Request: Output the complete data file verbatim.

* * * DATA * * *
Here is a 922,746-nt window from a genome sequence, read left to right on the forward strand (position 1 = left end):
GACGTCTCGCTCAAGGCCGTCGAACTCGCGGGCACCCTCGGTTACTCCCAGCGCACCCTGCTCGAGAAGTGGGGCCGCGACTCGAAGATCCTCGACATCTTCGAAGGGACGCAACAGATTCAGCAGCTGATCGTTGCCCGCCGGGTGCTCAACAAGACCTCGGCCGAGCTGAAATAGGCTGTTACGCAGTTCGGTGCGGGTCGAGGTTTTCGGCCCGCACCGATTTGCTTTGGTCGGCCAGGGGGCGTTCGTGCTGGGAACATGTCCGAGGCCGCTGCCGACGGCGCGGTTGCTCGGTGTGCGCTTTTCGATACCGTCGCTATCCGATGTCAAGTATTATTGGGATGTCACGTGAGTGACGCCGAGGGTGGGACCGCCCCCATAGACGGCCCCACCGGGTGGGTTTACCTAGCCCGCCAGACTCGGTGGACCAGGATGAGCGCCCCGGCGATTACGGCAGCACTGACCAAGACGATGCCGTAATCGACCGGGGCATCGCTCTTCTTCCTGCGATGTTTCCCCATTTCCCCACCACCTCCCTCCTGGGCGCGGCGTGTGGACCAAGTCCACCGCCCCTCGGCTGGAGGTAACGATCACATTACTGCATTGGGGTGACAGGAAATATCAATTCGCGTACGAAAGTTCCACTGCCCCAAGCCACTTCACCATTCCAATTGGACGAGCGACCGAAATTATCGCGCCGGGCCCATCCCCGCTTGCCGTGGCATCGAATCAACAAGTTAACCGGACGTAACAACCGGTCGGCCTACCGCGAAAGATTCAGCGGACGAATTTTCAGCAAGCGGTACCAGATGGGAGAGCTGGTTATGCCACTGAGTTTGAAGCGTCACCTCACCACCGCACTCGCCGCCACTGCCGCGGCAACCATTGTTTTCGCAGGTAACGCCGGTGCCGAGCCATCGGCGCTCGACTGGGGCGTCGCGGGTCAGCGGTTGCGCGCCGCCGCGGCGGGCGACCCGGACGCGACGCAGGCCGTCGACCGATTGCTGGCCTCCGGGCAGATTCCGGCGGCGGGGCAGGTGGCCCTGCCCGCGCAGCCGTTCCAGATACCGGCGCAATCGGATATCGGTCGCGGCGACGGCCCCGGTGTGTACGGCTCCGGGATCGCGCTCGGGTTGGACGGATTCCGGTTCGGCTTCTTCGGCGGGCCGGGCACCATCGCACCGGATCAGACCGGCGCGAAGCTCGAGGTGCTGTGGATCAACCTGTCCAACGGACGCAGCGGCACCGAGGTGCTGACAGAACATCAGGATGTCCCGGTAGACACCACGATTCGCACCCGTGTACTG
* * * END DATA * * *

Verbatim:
Here is a 922,746-nt window from a genome sequence, read left to right on the forward strand (position 1 = left end):
GACGTCTCGCTCAAGGCCGTCGAACTCGCGGGCACCCTCGGTTACTCCCAGCGCACCCTGCTCGAGAAGTGGGGCCGCGACTCGAAGATCCTCGACATCTTCGAAGGGACGCAACAGATTCAGCAGCTGATCGTTGCCCGCCGGGTGCTCAACAAGACCTCGGCCGAGCTGAAATAGGCTGTTACGCAGTTCGGTGCGGGTCGAGGTTTTCGGCCCGCACCGATTTGCTTTGGTCGGCCAGGGGGCGTTCGTGCTGGGAACATGTCCGAGGCCGCTGCCGACGGCGCGGTTGCTCGGTGTGCGCTTTTCGATACCGTCGCTATCCGATGTCAAGTATTATTGGGATGTCACGTGAGTGACGCCGAGGGTGGGACCGCCCCCATAGACGGCCCCACCGGGTGGGTTTACCTAGCCCGCCAGACTCGGTGGACCAGGATGAGCGCCCCGGCGATTACGGCAGCACTGACCAAGACGATGCCGTAATCGACCGGGGCATCGCTCTTCTTCCTGCGATGTTTCCCCATTTCCCCACCACCTCCCTCCTGGGCGCGGCGTGTGGACCAAGTCCACCGCCCCTCGGCTGGAGGTAACGATCACATTACTGCATTGGGGTGACAGGAAATATCAATTCGCGTACGAAAGTTCCACTGCCCCAAGCCACTTCACCATTCCAATTGGACGAGCGACCGAAATTATCGCGCCGGGCCCATCCCCGCTTGCCGTGGCATCGAATCAACAAGTTAACCGGACGTAACAACCGGTCGGCCTACCGCGAAAGATTCAGCGGACGAATTTTCAGCAAGCGGTACCAGATGGGAGAGCTGGTTATGCCACTGAGTTTGAAGCGTCACCTCACCACCGCACTCGCCGCCACTGCCGCGGCAACCATTGTTTTCGCAGGTAACGCCGGTGCCGAGCCATCGGCGCTCGACTGGGGCGTCGCGGGTCAGCGGTTGCGCGCCGCCGCGGCGGGCGACCCGGACGCGACGCAGGCCGTCGACCGATTGCTGGCCTCCGGGCAGATTCCGGCGGCGGGGCAGGTGGCCCTGCCCGCGCAGCCGTTCCAGATACCGGCGCAATCGGATATCGGTCGCGGCGACGGCCCCGGTGTGTACGGCTCCGGGATCGCGCTCGGGTTGGACGGATTCCGGTTCGGCTTCTTCGGCGGGCCGGGCACCATCGCACCGGATCAGACCGGCGCGAAGCTCGAGGTGCTGTGGATCAACCTGTCCAACGGACGCAGCGGCACCGAGGTGCTGACAGAACATCAGGATGTCCCGGTAGACACCACGATTCGCACCCGTGTACTG